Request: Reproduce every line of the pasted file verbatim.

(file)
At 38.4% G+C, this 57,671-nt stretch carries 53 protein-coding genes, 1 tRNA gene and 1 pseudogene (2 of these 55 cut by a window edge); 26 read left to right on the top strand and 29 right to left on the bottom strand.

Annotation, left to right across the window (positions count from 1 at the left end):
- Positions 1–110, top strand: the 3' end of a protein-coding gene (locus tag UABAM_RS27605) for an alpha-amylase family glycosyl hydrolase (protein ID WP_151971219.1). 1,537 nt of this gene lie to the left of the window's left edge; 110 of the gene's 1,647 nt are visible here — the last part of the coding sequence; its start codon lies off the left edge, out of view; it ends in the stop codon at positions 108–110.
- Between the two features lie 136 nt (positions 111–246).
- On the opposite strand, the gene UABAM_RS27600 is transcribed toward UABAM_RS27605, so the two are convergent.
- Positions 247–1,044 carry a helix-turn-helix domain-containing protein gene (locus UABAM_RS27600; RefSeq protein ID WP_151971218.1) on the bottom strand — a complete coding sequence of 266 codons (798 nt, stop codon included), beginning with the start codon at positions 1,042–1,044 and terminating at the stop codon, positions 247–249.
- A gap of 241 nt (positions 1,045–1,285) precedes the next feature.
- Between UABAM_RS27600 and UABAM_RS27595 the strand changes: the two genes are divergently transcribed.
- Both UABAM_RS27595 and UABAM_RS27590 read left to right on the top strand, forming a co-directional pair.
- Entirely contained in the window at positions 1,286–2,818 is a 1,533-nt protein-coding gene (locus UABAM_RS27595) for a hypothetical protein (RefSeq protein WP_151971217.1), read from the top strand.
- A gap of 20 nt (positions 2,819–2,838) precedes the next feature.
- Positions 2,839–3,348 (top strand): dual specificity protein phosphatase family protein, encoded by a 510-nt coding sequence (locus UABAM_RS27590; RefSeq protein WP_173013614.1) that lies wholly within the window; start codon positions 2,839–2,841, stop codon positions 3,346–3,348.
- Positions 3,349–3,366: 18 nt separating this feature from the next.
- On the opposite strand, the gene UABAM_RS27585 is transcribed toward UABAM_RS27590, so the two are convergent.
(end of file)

At 38.4% G+C, this 57,671-nt stretch carries 53 protein-coding genes, 1 tRNA gene and 1 pseudogene (2 of these 55 cut by a window edge); 26 read left to right on the top strand and 29 right to left on the bottom strand.

Annotation, left to right across the window (positions count from 1 at the left end):
- Positions 1–110, top strand: the 3' end of a protein-coding gene (locus tag UABAM_RS27605) for an alpha-amylase family glycosyl hydrolase (protein ID WP_151971219.1). 1,537 nt of this gene lie to the left of the window's left edge; 110 of the gene's 1,647 nt are visible here — the last part of the coding sequence; its start codon lies off the left edge, out of view; it ends in the stop codon at positions 108–110.
- Between the two features lie 136 nt (positions 111–246).
- On the opposite strand, the gene UABAM_RS27600 is transcribed toward UABAM_RS27605, so the two are convergent.
- Positions 247–1,044 carry a helix-turn-helix domain-containing protein gene (locus UABAM_RS27600; RefSeq protein ID WP_151971218.1) on the bottom strand — a complete coding sequence of 266 codons (798 nt, stop codon included), beginning with the start codon at positions 1,042–1,044 and terminating at the stop codon, positions 247–249.
- A gap of 241 nt (positions 1,045–1,285) precedes the next feature.
- Between UABAM_RS27600 and UABAM_RS27595 the strand changes: the two genes are divergently transcribed.
- Both UABAM_RS27595 and UABAM_RS27590 read left to right on the top strand, forming a co-directional pair.
- Entirely contained in the window at positions 1,286–2,818 is a 1,533-nt protein-coding gene (locus UABAM_RS27595) for a hypothetical protein (RefSeq protein WP_151971217.1), read from the top strand.
- A gap of 20 nt (positions 2,819–2,838) precedes the next feature.
- Positions 2,839–3,348 (top strand): dual specificity protein phosphatase family protein, encoded by a 510-nt coding sequence (locus UABAM_RS27590; RefSeq protein WP_173013614.1) that lies wholly within the window; start codon positions 2,839–2,841, stop codon positions 3,346–3,348.
- Positions 3,349–3,366: 18 nt separating this feature from the next.
- On the opposite strand, the gene UABAM_RS27585 is transcribed toward UABAM_RS27590, so the two are convergent.